I have been informed, in direct response to my question posed to DxOMark “How many individual cameras of a given make and model are tested for Dynamic range?” that the answer is “one camera”. DxOMark tests raw capture DR at different ISOs and reports the highest DR observed, with no mention of the associated ISO.
Several observations/questions come to mind.
First and foremost is that independent testing of the amount of extra raw-accesible dynamic range (ERADR) that exists beyond the point at which the JPEG-adjusted histogram trips the overexposure warning “blinkies” or “zebras” reveals considerable quantitative differences among cameras of the same make and model. In one popular full-frame DSLR the ERADR varies from ⅔ stop to Two and two-thirds stops (And possibly more than three stops according to unsubstantiated rumor).
Obviously, there is no assurance that the camera makers attempt to standardize to any reliable degree the DR of camera's of a single model. Not being au fait with camera production and marketing I cannot presume to offer a definitive reason for this state of affairs re: unreliable DR ratings of any particular camera model.
However, one likely cause does come to mind.
The semiconductor industry has, since Shockley co-invented the transistor up to the present day, been plagued with the phenomenon of “process variance” , “process variability”, or “process excursion”, the detection and limiting of which has been inadequate to prevent the obvious variance in dynamic range provided by our cameras’ light sensors. Literature from the semiconductor industry and researchers on causes of and proposed remedies for “process variance” continue, at pace, to the present.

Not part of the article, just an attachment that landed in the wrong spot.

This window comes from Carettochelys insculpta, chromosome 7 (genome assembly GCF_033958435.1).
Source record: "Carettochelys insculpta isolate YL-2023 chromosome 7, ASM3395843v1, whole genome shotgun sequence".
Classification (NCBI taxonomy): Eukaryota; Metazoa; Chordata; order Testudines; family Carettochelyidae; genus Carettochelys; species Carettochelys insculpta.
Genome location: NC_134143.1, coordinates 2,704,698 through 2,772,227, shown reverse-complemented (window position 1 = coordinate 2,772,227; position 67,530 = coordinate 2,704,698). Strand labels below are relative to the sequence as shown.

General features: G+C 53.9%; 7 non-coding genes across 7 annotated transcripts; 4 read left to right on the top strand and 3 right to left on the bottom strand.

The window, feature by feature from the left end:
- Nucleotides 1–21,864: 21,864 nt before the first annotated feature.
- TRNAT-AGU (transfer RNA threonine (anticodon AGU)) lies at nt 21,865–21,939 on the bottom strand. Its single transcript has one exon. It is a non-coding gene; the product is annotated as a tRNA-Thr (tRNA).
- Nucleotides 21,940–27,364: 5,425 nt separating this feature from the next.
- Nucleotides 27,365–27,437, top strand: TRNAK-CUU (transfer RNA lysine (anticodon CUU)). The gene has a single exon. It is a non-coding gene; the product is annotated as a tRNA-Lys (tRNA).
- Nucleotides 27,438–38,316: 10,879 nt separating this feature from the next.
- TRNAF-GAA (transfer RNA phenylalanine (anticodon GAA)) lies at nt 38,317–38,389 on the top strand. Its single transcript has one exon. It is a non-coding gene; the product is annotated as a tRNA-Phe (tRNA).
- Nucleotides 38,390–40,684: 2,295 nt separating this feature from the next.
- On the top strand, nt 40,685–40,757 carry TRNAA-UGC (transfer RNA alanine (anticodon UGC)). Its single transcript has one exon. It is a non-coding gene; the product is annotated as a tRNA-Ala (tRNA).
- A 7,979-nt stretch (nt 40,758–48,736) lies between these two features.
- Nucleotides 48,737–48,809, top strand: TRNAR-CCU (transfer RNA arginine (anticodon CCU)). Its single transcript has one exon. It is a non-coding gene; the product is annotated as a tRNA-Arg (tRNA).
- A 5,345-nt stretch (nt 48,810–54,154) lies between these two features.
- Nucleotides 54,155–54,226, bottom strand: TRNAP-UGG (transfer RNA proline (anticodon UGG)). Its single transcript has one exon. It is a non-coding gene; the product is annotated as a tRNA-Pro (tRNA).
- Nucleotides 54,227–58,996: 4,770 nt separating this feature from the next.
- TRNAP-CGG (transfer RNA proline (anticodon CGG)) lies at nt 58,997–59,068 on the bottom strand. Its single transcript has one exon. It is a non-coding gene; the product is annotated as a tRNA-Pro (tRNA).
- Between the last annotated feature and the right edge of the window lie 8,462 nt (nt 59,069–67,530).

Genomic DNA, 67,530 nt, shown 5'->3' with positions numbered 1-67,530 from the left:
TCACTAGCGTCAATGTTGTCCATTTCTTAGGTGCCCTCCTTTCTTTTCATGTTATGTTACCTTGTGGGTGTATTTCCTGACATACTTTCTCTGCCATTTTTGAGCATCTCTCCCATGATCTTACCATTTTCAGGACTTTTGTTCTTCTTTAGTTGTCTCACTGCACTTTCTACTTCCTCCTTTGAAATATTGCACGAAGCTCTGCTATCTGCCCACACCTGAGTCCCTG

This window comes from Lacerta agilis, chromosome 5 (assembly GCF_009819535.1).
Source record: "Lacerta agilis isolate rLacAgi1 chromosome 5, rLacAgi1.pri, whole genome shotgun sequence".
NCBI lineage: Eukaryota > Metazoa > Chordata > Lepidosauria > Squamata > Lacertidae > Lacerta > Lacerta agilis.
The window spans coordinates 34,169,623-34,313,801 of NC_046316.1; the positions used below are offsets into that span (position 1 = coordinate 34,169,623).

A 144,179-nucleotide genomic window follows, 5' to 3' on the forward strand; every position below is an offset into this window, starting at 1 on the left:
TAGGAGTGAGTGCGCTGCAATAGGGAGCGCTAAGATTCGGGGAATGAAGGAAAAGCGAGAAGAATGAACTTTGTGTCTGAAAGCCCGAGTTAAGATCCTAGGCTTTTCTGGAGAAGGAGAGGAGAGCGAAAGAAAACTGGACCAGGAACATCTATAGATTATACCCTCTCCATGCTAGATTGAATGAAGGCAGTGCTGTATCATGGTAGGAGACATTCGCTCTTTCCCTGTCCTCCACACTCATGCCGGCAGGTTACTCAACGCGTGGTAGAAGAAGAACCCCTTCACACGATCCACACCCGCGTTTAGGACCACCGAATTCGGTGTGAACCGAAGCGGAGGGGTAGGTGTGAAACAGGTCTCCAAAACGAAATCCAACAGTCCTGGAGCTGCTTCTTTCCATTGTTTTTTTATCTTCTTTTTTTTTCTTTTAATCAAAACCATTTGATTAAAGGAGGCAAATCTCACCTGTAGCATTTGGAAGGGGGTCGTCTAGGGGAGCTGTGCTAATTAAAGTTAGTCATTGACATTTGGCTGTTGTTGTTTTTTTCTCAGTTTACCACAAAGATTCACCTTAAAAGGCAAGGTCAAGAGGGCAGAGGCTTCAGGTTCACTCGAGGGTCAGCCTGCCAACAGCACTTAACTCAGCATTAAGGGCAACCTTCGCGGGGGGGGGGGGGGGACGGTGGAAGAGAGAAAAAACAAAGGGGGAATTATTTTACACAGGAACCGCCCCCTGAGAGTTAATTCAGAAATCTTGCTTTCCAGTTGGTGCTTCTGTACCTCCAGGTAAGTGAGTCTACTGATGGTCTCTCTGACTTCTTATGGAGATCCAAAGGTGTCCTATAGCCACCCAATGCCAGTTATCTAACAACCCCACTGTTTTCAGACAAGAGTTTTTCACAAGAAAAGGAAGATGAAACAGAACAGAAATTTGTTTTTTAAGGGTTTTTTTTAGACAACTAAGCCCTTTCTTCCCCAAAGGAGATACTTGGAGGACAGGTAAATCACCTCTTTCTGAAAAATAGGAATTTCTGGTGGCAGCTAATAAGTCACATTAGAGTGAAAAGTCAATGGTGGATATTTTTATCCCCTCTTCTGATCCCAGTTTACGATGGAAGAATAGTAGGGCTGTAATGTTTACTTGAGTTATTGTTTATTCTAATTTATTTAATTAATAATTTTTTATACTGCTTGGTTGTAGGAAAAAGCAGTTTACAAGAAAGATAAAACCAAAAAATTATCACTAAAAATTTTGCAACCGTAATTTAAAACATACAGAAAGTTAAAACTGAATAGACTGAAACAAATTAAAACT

It appears, then, that the camera manufacturers accept sensors guaranteed to provide a minimum required DR, then claim that there is a bit more DR “overhead” adequate to help “recover some blown highlights’ ...and the sweep the rest of the ERADR Under the rug, hoping no one will notice.
Well, those of us concerned with capturing the highest possible quality image data have noticed!
The reason we notice is that failure to fully utilize the brightest available stop of DR results in sacrifice of 50% or more of the total tonal spectrum and chromatic available to the image file (absolute numbers of lost tones depends on the bit-depth of the captured file). Failure to use the next brightest stop sacrifices 75% of tones, and failure to use the third brightest stop would leave the image file with only 12.5% of its tonal “birthright”. Additionally, use of progressively less of the available dynamic range at any ISO results in capture of progressively more noise. The photographer ignores his camera’s extra raw-accessible dynamic range (ERADR) at considerable risk to print quality.
The camera manufacturers ought explicitly notify potential buyers and current owners of
this state of affair relative to the indeterminate dynamic range of their camera model, and
the means by which to test their camera to determine its amount (in useable stops or parts thereof) of extra raw-accessible dynamic range (ERADR).
Those parties purporting to report accurate and useful tests on new camera models ought test an adequate number of camera's of each model. Results on dynamic range should be reported in terms of number of sensors tested, ISO’s at which tested, and the means, medians, and standard deviations from the means (assuming parametric distribution of data which, though likely, must be characterized as such).
I suggest that at the moment, except for the photographers who have independently tested their camera’s allotment of ERADR and actually use that extra DR , no photographers are utilizing their camera’s available dynamic range to the maximum possible extent.
It would be wise to recall and consider the late Bruce Fraser’s caution that proper exposure of raw image data for maximum image data quality is accomplished by exposing as closely as possible to blowing highlights, without actually doing so!
Sage advice, indeed!